Xinjiang motuoche diaries: Far west China by motorcycle

Culture | by Josh Summers
Posted: October 27th, 2009 | Updated: July 15th, 2010 | Comments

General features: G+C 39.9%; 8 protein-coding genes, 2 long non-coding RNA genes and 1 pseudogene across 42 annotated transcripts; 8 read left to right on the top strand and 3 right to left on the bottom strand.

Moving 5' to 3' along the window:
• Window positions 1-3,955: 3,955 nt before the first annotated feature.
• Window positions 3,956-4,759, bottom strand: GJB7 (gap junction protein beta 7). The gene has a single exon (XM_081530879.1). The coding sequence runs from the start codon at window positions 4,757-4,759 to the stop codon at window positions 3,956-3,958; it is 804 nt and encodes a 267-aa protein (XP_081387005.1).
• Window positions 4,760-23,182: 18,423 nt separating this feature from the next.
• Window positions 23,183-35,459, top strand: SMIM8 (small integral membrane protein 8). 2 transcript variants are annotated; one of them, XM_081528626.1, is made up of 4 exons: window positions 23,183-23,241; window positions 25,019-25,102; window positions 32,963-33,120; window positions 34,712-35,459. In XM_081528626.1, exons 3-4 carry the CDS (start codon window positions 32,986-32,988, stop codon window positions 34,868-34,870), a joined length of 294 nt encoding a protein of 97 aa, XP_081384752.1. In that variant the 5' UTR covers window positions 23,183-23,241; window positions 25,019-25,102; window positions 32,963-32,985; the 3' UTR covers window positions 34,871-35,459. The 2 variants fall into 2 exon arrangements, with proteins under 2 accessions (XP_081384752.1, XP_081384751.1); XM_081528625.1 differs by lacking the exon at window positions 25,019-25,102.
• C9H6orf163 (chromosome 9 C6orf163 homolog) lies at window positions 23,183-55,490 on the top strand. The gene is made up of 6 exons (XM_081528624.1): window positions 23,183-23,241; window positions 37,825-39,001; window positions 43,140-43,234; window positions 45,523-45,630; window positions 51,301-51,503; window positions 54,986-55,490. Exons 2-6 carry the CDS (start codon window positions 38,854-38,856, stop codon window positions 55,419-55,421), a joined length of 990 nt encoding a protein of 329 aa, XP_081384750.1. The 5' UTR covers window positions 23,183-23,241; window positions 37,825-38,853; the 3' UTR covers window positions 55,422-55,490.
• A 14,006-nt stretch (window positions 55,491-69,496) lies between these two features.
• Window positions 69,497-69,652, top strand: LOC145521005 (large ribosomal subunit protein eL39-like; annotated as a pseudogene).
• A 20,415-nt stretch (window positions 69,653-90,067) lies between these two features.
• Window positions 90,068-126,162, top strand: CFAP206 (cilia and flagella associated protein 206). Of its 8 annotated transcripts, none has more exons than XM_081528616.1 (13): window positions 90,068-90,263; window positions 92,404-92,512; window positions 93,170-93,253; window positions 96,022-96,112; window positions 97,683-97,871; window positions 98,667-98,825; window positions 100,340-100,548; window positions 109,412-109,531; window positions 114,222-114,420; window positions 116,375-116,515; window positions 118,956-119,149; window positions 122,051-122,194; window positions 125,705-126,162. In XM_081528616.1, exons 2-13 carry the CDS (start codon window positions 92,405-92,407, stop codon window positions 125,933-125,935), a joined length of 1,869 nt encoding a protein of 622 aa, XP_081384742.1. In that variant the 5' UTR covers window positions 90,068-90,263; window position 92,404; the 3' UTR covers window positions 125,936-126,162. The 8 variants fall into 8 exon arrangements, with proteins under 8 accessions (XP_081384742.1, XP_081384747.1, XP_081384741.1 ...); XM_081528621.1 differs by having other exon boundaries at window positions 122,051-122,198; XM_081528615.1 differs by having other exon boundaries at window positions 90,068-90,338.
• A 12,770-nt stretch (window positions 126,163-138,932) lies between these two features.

Motorcycling in Xinjiang Josh Summers had been blogging his Xinjiang adventures for the past three years at Far West China when events overtook him, along with everyone else in the "Uyghur Autonomous Region." Since the Urumqi riots, his blog has been blocked, but it hasn't stopped him from exploring Xinjiang by motorcycle. We're pleased to present a bit of Josh's Xinjiang motorcycle diaries here on China Travel. "I'm going to have to confiscate your motorcycle" the Chinese police officer stoically informed me. "You have got to be kidding me!" I said to myself. Never mind that I was hours from home in the middle of the desert. Never mind that it was the heat of the day and I was at least 10 km from civilization. I shouldn't have been surprised, though. Freedom comes at a price, I've learned, but it's a price I don't mind paying. Since obtaining my Chinese driver's license this year and purchasing my first motorcycle I have yet to take a motorcycle journey in Xinjiang that hasn't led to some unexpected adventure. My wife and I used to be perfectly happy traveling around China strictly the old-fashioned way – buses, trains, and the occasional airplane. It wasn't until early spring of this year when a couple of travelers passed through our city on motorcycles that I decided I needed to try it myself. By this point, my third year in China, I had ridden a bicycle through our city enough to understand Chinese traffic patterns and had learned enough of the language to feel comfortable taking a written driving test. So, two months and a large chunk of change later I earned the first drivers license ever given to a foreigner in our city. A day later I was cruising the flattop and avoiding potholes in my used, domestic-brand motorcycle. Parked along the Xingjiang road, China The first weekend of freedom was spent doing something my wife and I had always wanted to do in Xinjiang: go camping. Back in the States we had loved camping and were reluctant to give up this freedom when moving to China, so this was our chance. After strapping all the necessary equipment to the bike we headed west toward Kazakhstan, determining to make it all the way to the cool mountain ranges along the border. What we expected was a nice relaxing ride followed by a comfortable evening around the tent, but what we got was a very different experience. Instead of trouble-free sections of spacious highway, vast stretches of terribly windy desert combined with oversized tractor-trailers sharing a narrow road forced me to stay fully alert while driving. To make matters worse, the beautiful mountain ranges we could see in the distance just didn't arrive fast enough. Since Xinjiang has no campgrounds, we just pulled off the road before we ran out of daylight and set up tent in the desert. It wasn't at all what we had planned but it somehow exceeded our expectations. The absence of cars, cities, and wildlife produced a night so quiet that I could hear my heart beating as I slept. Naturally, on our next trip we avoided the desert at all costs as we headed south toward the capital of Urumqi. This time, however, I was struck not by the sounds that were missing but rather by the smells I had missed all these years. Throughout my travels in Xinjiang and China, most of my time outside the city was spent within the confines of an enclosed vehicle, allowing me to see the landscape but preventing me from using any of my other 4 senses. Camels along the road outside Urumqi On my motorcycle we were able to stop and, literally, smell the sunflowers—Xinjiang's most abundant bloom. Open stretches of road that carved through endless blocks of farmland supplied us with such a variety of scents that it was hard to keep up with what I smelled. I parked the bike halfway through the trip to observe and take pictures of a herd of wild camels grazing not even two meters from the highway. Of course, not every smell was pleasant. At one point nearer to the city when I came upon a long line of slow-moving cars I was hit by a blend of smells so wretched I almost stopped the bike. For minutes I searched my surroundings trying to find the source of this offensive odor and did my best to breathe through my mouth while spitting out any stray bugs. The answer to my question finally came when the vehicle creating this slow line of traffic—a dump truck—turned off the road. None of these experiences, however, compares to our surprising run-in with the law that led to the fear that my motorcycle was about to be seized. Ever since the deadly Urumqi riots last July, security checkpoints have been set up at random points along all Xinjiang highways and all vehicles are required to stop. We had been through this procedure many times while riding a bus or taxi so I didn't think there would be a problem on the bike. I posed no threat as far as I can tell and all my paperwork is in order...or so I thought. Camping in the Chinese outback As I confidently handed over my passport, driver's license, and registration I glanced around at the open nothingness all around me. Last time I was riding through a desert like this, I thought, I ended up camping. It had been a fun experience, for sure, but tonight I was not prepared for a camping adventure; tonight I was planning to sleep in my own bed. "I'm going to have to confiscate your motorcycle" he said. Amid the flood of thoughts that hit me that moment I was somehow able to manage to gather my thoughts and ask the officer what was wrong. As it turns out, I had purchased a used vehicle whose inspection and insurance was 3 months overdue, a tiny fact the dealer had failed to mention and I in blind faith had failed to notice. I knew from taking the written test that the police had every legal right to seize the bike, but I was less excited with the possibility of walking home through the desert. My wife, who was sitting right behind me, strongly agreed. It's never fun to beg for mercy from cops, especially when your wife is watching, but this was an extraordinary circumstance. Using my most pathetic Chinese and "confused foreigner" look, I argued my case in front of this one-man judge and jury. I promised him I would correct the situation the next day and that I was driving home immediately anyway. I think I might have even told him how ruggedly handsome he looked in his uniform that day. I'm not sure if he got tired of my pleas or if he just realized I wasn't going to offer him any bribe money, but after a few calls to his higher-ups he thankfully decided to allow me ride my motorcycle home. Xinjiang sunset Yet again, the trip I had planned ended quite different than expected as we raced home to beat the sunset that night. Yet again, I was forced to jump through extra hoops to protect the freedom this motorcycle offered me. But yet again, as the setting sun created a gorgeous palette of evolving colors in the evening sky, I was reminded that these unusual circumstances and unexpected outcomes usually offered more benefits than I could have planned on my own. Something "out of the blue" had inadvertently given me the chance to ride my motorcycle into the colorful Xinjiang sunset, an experience that left me anything but blue. All photos courtesy of Josh Summers About the author: Josh first came to China without a motorcycle in August of 2006. Since that time he has traveled extensively throughout China and especially Xinjiang, sharing stories and photos on his website, Far West China.